Sequel to Prior Blog: So Fla’s Insurance Rates LOWEST, yet MDCPS’ rates will be DOUBLE national average: Corporate Tactics to Push You to ACA’s Health Exchanges

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In an area where our rates will be lowest next year, MDCPS jacks the premiums and out of pockets/costs through the roof. Why? to push you out and into ACA’s health exchanges (see latter quotes for details of strategy used in industry):

South Florida Insurance Rates Will Be Among Lowest In State, Report Says
By Evan S. Benn and Patricia Borns, Miami Herald
SEP 26, 2013

Miami-Dade and Broward County residents who buy health insurance through federally run online marketplaces opening Tuesday will be paying some of the cheapest rates available in Florida, according to federal data released Wednesday.
Kathleen Sebelius, secretary of Health and Human Services, said competition among insurers has helped drive down costs. In Florida, where there are an estimated 3.8 million uninsured residents, people will have an average of 102 health plans to choose from — the second-most in the country.

“Now there will be more choice and more competition thanks to the marketplace, and most consumers will find they will be able to choose from multiple companies when choosing which plan works best within their budget,” she said at a news conference Tuesday.

I guess the lesson here is that MDCPS is deliberately driving its employees out of its healthcare umbrella…because, without a real union to oppose, it can…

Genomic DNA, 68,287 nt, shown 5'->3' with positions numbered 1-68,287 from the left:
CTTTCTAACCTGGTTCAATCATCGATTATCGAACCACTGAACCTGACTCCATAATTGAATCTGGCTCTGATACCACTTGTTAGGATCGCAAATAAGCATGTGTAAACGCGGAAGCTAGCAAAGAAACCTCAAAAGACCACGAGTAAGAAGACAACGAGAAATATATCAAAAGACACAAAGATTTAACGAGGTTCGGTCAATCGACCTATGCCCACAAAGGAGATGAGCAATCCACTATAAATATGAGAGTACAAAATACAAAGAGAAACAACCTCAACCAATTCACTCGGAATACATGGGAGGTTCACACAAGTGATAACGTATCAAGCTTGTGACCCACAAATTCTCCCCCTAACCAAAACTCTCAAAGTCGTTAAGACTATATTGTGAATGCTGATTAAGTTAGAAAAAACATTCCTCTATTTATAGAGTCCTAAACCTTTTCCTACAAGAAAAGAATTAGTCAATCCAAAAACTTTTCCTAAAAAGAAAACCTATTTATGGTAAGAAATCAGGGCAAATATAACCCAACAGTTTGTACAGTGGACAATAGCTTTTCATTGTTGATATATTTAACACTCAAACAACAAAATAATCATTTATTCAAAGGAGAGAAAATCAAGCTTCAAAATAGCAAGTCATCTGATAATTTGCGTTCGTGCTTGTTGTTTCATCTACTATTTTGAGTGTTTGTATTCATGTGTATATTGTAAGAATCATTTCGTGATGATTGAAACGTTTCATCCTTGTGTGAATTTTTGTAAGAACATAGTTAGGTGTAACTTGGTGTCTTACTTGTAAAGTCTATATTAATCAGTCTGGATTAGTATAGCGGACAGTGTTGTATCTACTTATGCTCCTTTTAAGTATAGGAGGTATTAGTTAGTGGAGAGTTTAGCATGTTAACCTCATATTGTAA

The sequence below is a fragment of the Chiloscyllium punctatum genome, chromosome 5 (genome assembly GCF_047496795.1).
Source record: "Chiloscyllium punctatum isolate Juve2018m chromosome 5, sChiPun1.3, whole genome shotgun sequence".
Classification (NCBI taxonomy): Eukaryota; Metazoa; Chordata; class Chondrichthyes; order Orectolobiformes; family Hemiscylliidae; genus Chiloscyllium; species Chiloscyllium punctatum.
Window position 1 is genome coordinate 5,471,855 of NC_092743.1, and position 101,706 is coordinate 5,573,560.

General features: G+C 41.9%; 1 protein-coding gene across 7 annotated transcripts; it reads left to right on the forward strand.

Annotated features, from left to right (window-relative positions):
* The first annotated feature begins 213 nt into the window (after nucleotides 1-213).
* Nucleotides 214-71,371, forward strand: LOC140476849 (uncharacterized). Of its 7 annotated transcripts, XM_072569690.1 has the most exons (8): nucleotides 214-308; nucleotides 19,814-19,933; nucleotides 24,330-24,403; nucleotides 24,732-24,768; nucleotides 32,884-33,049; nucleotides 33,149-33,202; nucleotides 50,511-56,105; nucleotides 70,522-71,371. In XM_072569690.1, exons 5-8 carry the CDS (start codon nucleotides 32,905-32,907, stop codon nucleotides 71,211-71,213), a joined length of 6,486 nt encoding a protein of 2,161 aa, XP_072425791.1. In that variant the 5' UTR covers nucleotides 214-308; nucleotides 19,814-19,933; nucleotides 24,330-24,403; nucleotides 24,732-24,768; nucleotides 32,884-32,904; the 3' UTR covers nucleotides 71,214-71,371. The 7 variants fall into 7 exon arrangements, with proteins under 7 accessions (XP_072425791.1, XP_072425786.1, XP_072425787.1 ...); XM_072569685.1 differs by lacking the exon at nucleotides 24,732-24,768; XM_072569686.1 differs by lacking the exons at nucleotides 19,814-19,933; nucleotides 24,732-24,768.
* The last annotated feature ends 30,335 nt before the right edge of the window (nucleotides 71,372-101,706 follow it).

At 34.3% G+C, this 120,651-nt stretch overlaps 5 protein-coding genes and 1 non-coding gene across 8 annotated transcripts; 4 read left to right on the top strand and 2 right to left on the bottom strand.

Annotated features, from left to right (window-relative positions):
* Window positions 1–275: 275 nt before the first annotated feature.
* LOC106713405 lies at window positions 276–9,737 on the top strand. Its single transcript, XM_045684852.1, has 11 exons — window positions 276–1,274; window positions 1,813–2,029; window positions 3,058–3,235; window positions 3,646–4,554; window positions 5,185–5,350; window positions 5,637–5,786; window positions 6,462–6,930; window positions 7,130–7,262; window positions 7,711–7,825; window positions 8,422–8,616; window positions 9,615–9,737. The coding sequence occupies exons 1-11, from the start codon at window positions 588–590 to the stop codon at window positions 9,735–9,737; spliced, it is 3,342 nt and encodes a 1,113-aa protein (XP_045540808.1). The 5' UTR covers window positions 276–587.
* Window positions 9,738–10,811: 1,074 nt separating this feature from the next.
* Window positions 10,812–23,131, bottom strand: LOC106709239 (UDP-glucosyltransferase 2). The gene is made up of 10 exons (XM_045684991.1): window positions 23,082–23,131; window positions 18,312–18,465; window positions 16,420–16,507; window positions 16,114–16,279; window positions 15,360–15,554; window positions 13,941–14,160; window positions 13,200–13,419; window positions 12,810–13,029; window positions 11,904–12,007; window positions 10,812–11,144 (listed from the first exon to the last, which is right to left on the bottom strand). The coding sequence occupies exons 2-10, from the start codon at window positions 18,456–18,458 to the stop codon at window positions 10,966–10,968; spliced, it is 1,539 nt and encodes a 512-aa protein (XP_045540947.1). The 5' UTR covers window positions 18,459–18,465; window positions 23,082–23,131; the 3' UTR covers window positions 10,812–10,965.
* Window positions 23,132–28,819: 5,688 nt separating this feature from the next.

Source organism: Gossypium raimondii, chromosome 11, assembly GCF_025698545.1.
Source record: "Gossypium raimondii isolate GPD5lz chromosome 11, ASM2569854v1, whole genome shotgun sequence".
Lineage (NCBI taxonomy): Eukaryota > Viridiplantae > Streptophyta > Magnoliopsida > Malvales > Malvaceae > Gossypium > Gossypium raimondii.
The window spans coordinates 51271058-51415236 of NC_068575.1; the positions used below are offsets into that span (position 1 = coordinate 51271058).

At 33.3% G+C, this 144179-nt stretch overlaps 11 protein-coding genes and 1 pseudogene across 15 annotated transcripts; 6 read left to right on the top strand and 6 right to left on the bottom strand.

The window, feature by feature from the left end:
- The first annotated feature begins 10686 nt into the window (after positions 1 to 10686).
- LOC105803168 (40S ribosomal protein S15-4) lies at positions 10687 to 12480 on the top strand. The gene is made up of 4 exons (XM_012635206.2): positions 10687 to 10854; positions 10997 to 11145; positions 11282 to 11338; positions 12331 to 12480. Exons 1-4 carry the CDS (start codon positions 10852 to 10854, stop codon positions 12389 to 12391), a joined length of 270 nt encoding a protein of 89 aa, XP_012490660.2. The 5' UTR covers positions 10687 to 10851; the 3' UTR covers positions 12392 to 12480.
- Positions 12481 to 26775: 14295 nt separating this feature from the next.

Why would MDCPS want to drive people out of healthcare?

” companies have cut back on health spending and trimmed benefits, especially in advance of an ACA tax on employers who offer overly generous plans in 2018…”


” the Transitional Reinsurance Program…will charge health insurers and self-insured employers (that is, companies that provide their own insurance = MDCPS) $63 per person covered on their plans… Employers and insurers, already saddled with their own rising health care costs, are likely to pass those fees on to consumers in the form of rate increases, Darling says.”

“By [discouraging] coverage to spouses, employers not only save the annual premiums, but also the new fees that went into effect as part of the Affordable Care Act. This year, companies have to pay $1 or $2 “per life” covered on their plans, a sum that jumps to $65 in 2014.”…and “when employers drop spouses, they often [save on] more than just the one individual, when couples choose instead to seek coverage together under the other partner’s employer”…”companies drive spouses away using other tactics, such as making spousal coverage prohibitively expensive through higher surcharges or by making reimbursement rates so low that spouses can’t afford the plans.”

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